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Friday, April 6, 2007
'All the King's Men'
A manifesto shot with holes
Producing a serious political thriller is a rare enough achievement these days, so one is tempted to excuse the flaws in Steven Zaillian's "All the King's Men," a film loosely based on the rise and fall of Louisiana's populist governor Huey P. Long. Nevertheless, the film feels like it lost several crucial segments on the editing room floor. Thirty minutes into the film, you'll be scratching your head, wondering who several of the main characters are supposed to be. In the final reel, entire subplots just disappear up in smoke, leaving the unpleasant feeling that you've been jerked around for the past two hours.
Zaillian should know better. Best known for the Oscar he got for his screenplay for "Schindler's List," he's also worked on screenplays for films as diverse as "A Clear and Present Danger" and "Gangs of New York," while directing "Searching for Bobby Fisher" and "A Civil Action." The man certainly knows how to do tight, polished plotting, so it's a mystery why "All the King's Men" comes off so slipshod.
The film's source is the 1946 novel of the same name by Robert Penn Warren, which had already been brought to the screen in 1949 with Robert Rossen's Oscar-winning version. No doubt the tale felt more relevant then; Huey Long's career as a working-class hero was recent history, and the politics he espoused were still on the table. Some 70-plus years after Long's death, the specifics are less pertinent, so Zaillian goes for a more "mythic" approach, the results of which are somewhat overblown.
More damningly, the film can't seem to decide whose story it's telling. The first half focuses on the rise to power of Willie Stark (Sean Penn), a former low-ranking politico who turns into a crusader against corruption and vested interests. After he takes a principled stand against bid-rigging, he's urged to run by Tiny Duffy, a political "fixer" of some sort, though we're never sure of what kind, while the actor playing the role -- James Gandolfini of "The Sopranos" -- practically screams organized crime.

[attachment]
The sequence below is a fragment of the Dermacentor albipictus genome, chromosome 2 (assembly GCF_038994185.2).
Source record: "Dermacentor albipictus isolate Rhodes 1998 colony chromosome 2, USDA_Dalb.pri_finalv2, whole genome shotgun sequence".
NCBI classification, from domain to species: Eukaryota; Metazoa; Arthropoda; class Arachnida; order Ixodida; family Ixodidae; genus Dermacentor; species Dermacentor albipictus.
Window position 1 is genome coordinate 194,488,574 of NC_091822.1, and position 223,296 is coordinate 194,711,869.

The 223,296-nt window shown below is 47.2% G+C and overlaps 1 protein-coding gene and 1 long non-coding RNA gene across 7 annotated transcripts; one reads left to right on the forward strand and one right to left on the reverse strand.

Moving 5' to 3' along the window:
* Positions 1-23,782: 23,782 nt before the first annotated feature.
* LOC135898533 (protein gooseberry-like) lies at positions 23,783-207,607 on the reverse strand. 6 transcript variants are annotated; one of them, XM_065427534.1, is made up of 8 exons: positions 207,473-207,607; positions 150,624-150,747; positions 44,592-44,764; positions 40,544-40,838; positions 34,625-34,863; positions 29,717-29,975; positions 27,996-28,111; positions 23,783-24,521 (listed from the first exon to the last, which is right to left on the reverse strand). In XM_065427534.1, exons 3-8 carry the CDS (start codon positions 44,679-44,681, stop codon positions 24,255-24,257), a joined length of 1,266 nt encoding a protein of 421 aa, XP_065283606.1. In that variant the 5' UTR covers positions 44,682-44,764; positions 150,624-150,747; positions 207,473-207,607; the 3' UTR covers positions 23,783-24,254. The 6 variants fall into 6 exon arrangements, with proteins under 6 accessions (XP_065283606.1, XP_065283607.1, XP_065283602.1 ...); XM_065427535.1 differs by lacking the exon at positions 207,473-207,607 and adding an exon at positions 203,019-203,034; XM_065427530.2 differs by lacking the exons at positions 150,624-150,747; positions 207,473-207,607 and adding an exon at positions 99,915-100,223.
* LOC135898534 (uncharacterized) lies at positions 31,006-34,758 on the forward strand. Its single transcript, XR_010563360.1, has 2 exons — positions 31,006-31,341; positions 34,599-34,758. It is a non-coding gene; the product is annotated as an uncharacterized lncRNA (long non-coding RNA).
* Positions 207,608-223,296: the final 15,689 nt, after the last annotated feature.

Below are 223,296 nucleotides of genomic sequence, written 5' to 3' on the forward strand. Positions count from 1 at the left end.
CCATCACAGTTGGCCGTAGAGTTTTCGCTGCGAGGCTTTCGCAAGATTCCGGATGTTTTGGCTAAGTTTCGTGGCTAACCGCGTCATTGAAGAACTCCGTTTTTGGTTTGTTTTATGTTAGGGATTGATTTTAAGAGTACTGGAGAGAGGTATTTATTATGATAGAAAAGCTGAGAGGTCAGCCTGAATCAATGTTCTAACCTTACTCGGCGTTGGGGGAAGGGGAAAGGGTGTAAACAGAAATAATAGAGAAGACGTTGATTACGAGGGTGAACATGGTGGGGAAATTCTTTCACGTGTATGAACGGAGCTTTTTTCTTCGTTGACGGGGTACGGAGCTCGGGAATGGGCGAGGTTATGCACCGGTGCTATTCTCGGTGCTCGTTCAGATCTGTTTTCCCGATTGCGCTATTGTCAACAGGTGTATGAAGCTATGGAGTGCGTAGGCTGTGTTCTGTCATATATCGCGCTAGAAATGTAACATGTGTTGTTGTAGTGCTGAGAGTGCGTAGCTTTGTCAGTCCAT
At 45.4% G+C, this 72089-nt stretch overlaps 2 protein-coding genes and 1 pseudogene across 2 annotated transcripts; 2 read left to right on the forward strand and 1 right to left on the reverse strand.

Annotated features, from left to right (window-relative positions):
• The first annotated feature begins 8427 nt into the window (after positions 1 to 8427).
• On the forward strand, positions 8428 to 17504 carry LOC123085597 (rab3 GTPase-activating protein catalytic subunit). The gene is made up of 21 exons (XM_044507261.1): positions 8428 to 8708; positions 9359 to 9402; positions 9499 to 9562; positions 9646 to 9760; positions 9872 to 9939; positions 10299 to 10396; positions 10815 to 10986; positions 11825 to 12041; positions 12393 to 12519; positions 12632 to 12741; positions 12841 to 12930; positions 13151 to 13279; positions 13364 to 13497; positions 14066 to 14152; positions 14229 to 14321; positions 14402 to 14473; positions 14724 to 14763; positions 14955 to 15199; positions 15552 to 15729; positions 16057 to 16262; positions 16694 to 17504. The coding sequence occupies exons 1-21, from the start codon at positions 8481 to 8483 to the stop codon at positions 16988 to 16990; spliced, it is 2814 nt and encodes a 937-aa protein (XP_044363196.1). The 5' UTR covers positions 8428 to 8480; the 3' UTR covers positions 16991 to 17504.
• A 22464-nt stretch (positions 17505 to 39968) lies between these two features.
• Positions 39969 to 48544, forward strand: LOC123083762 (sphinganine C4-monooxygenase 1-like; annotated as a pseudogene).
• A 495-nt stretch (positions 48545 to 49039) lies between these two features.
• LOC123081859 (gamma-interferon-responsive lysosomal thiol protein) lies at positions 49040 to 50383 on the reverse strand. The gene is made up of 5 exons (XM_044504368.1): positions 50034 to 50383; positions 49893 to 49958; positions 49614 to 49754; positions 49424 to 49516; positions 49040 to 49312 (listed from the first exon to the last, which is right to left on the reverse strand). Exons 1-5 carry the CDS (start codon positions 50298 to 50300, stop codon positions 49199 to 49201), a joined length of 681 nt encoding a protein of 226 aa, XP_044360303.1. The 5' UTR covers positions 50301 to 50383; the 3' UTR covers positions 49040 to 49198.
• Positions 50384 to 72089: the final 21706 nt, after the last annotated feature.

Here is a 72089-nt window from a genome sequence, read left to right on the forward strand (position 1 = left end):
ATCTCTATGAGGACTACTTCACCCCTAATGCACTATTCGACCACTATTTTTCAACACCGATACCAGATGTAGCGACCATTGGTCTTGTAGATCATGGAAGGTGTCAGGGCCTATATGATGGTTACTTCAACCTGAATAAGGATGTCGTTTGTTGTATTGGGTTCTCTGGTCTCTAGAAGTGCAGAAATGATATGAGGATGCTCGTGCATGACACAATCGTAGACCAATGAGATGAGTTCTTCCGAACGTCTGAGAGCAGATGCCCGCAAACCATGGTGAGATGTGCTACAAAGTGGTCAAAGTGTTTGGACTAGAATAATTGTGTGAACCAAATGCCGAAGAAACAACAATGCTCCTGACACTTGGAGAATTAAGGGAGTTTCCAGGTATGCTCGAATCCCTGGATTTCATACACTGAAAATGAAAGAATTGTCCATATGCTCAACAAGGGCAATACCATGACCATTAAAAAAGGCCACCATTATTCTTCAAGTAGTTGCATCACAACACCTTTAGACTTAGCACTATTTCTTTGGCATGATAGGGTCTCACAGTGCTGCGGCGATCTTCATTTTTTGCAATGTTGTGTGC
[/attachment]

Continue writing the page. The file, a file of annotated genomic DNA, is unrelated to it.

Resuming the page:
Stark's campaign starts off tame, but when he realizes he's got nothing to lose, he metamorphoses into a fire-breathing rabble-rouser. Penn is in his element here, ranting against big oil with an overripe Southern accent: "Ain't nobody ever hepped a hick other than a hick hissef!" The hicks vote him into office, where he starts to practice the same dirty politics for Robin Hood goals, rewarding his supporters and crushing his opponents.
Parallel to this story is that of Jack Burden (Jude Law), a reporter who covers Stark's campaign, and then joins the team, digging up dirt on Stark's political enemies. Unlike Stark, who grew up on a hog farm, Burden is a child of privilege, and Stark soon has him turning on the linen-suited rich folk he grew up with.
Burden's tale takes over the second half of the film to the extent that Stark's becomes irrelevant. And on top of this comes an extensive subplot involving Burden's childhood friends Anne and Adam Stanton (Kate Winslet and Mark Ruffalo). There are about three different movies in here, and all of them seem confused and not too compelling.
Take Patricia Clarkson's character, Sadie Barke. Exactly who she's supposed to be is never made clear. She appears to be some kind of campaign manager or adviser, but the exposition is thrown out so fast and furious, it flies right by. Later in the film, several important plot points turn on the fact she's having on affair with the governor, but there's never even a scene of the two of them together to suggest this. Like so many parts of the film, it feels like there's something missing here. Ditto for the governor's thuggish, gun-toting bodyguard, Sugar Boy (Jackie Earle Haley), a figure of menace throughout the film who ends up with nothing to do. The dirty secrets he carries are implied but never revealed.
The plot-lines are so scattered and diverse, the viewer is left trying to muddle through what it's all about. Two hours just to tell us simply that all politics is corrupt and, as Stark puts it, "ain't nothing but dirt on God's green Earth." Or is it some kind of Oedipal thing, with fatherless Burden sucking up to surrogate-dad Stark while turning against his actual godfather, the anti-Stark Judge Irwin (played by Anthony Hopkins)? Or is it simply an exercise in style, a lavish homage to "Citizen Kane," "Chinatown," and expressionist film noir, with an extra heaping dollop of every Southern Gothic film cliche?
The presence of Clinton adviser James Carville -- a Southerner himself -- as the film's producer, together with the participation of outspoken leftie Penn, suggests an endorsement of Huey Long/Willie Stark's tax-big-oil and school-the-poor policies. Yet Long was a demagogue who was rightly compared to Mussolini, a man whose respect for open government and an honorable opposition was less than that of George W. Bush. What does the film want to say? Only Zaillian knows, and he ain't telling.